There are a few high tech foams (i.e. ThinLine) on the market that are extremely thin, provide maximum shock absorption, breathe (providing a cooling effect), and are treated with antibacterial agents. These foams have an extremely long lifespan, but do not wick moisture. When sewn onto moisture wicking materials, these high tech foams (against the saddle) combined with natural materials (such as felt, cotton or sheepskin) on the horse, provide everything essential in a saddle pad with no drawbacks.
Saddle pads for the developing horse
On round horses, lateral stability is important for the horse’s back health and the rider’s security. If you don’t get an appropriately shaped tree on a round-backed horse, you need a special pad to stop the saddle from slipping around. These saddle-pads can ‘stick’ to the coat of the horse and they are not the ideal for the long run. The goal is to get the tree fitted properly for any type of horse, so no special pads are needed.
Growth in young horses is unpredictable, and a developing back can be protected while keeping the saddle balanced with a pad that uses the appropriate shims. This can help avoid having to change the flocking in the saddle every few months. While you should have your saddle properly refitted once or twice a year, shims can sometimes be a useful tool to help with fitting, especially with young horses or when riding more than one horse in a saddle. This should only be an interim solution until a saddle fitter can properly adjust the saddle. As with your saddle pad selection, the materials used for shims are critical. Rolled up towels are never a good choice!
The right saddle pad for you and your horse
How can you tell if a saddle pad is right for you and your horse? Consider your care requirements — can you wash a saddle pad every day? Can you afford to have several good saddle pads, or should you work with a half pad so you can use it on top of a thin saddle pad?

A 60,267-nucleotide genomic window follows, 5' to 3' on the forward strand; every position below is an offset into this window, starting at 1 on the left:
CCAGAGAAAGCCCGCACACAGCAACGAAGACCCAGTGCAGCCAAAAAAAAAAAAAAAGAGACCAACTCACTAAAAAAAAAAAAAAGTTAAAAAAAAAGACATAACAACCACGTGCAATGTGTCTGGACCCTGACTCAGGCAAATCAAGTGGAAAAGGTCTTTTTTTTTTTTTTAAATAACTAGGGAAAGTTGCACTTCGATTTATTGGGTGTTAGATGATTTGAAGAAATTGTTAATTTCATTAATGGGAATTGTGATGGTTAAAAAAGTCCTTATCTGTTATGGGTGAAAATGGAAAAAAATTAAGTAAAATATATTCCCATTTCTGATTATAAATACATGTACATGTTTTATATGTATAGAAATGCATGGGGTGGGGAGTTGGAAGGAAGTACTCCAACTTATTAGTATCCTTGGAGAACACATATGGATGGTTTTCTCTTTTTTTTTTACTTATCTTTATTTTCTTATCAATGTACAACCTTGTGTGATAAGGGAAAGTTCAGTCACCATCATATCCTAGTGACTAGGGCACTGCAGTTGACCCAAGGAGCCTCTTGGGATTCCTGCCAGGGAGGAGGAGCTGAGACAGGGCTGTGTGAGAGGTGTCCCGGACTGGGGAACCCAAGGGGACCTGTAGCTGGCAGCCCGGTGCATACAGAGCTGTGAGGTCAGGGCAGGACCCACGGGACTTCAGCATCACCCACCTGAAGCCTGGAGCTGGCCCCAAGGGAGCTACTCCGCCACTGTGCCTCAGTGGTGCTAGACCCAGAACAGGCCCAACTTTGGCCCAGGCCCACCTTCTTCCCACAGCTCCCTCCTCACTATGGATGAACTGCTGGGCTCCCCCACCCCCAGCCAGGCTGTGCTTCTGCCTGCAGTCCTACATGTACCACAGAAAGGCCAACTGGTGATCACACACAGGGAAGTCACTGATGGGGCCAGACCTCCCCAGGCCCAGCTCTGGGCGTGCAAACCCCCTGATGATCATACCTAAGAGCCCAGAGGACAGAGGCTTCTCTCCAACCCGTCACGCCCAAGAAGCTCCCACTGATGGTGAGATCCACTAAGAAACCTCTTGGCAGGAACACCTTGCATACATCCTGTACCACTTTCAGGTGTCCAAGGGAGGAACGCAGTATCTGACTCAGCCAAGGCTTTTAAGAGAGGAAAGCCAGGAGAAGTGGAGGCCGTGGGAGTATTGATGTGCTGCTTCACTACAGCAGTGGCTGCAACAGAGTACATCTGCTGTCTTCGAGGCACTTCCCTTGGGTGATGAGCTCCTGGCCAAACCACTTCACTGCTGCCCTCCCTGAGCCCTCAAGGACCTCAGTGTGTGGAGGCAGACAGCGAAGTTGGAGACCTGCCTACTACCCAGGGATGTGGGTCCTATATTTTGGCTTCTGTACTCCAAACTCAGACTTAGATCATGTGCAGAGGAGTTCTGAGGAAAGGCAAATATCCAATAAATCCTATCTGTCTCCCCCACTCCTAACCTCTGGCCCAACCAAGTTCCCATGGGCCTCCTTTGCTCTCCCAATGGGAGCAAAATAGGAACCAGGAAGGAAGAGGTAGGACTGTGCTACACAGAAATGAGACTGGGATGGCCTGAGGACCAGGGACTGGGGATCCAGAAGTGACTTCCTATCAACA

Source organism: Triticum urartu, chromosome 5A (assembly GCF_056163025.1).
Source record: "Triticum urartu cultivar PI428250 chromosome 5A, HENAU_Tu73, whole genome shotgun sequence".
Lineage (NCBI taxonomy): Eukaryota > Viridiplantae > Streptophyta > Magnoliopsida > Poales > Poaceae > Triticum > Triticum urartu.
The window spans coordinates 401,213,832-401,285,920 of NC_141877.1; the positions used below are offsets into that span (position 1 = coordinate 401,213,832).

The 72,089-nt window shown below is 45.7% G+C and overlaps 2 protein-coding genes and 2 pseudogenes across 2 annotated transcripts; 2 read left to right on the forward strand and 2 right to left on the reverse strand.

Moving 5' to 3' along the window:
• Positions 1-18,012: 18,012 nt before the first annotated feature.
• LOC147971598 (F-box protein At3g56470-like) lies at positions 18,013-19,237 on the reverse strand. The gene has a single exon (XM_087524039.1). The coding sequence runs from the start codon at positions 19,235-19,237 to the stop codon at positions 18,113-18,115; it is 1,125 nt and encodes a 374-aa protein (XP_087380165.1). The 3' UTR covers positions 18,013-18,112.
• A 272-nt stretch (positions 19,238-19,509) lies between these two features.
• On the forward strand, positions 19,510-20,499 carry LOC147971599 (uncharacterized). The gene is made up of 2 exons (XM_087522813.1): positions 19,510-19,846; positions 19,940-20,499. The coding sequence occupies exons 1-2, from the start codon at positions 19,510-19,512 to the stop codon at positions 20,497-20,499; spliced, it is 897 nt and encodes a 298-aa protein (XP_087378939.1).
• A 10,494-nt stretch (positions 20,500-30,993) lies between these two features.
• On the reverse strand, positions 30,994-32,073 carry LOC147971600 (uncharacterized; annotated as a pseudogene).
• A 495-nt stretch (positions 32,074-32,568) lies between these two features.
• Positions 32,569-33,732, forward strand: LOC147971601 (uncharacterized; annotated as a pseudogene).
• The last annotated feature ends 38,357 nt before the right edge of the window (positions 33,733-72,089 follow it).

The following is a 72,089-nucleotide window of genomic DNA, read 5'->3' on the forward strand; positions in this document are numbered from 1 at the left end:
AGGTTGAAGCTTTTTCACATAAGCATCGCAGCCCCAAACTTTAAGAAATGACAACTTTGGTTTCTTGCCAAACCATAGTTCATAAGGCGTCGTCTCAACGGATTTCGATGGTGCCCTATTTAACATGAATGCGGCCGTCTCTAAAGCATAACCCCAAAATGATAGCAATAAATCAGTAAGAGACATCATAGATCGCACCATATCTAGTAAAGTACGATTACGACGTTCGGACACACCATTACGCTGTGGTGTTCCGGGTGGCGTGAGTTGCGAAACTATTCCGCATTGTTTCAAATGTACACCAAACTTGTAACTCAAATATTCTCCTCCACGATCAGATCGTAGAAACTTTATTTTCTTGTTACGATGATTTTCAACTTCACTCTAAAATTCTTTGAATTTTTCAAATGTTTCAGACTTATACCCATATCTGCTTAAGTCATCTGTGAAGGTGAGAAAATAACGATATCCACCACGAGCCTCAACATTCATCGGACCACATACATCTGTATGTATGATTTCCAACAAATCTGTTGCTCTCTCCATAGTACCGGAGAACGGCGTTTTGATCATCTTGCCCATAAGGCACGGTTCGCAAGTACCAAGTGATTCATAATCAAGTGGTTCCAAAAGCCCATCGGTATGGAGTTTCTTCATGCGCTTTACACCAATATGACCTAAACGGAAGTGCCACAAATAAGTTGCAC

The right saddle pad should provide closeness to your horse, offer shock absorbency and weight distribution, and absorb excess moisture while retaining airflow. Closeness and fit provide the necessary components for comfort and protection of your horse’s back. A proper saddle pad can make a big difference in the health of your horse’s back, as well as in your riding experience.
A bit about shims
Most saddle pad shims are created from available saddle pad products: lightweight foams (which compress and bottom out, leaving you with virtually no shimming once weight is applied); gels, which move and generate heat; and neoprene, which retains heat, moisture and bacteria and has no ability to distribute weight. Air pocket shims are easy to over- or under-inflate and provide a high rebound effect. Wool works well, but compresses after use and is difficult to make stay in place in a saddle pad.
A shim needs to have several key characteristics: it must distribute weight, be beveled to ensure there are no pressure points, and be non-slip. It must not compress — once the saddle fitter has fitted the shims correctly, they must stay at the same thickness and in the same place.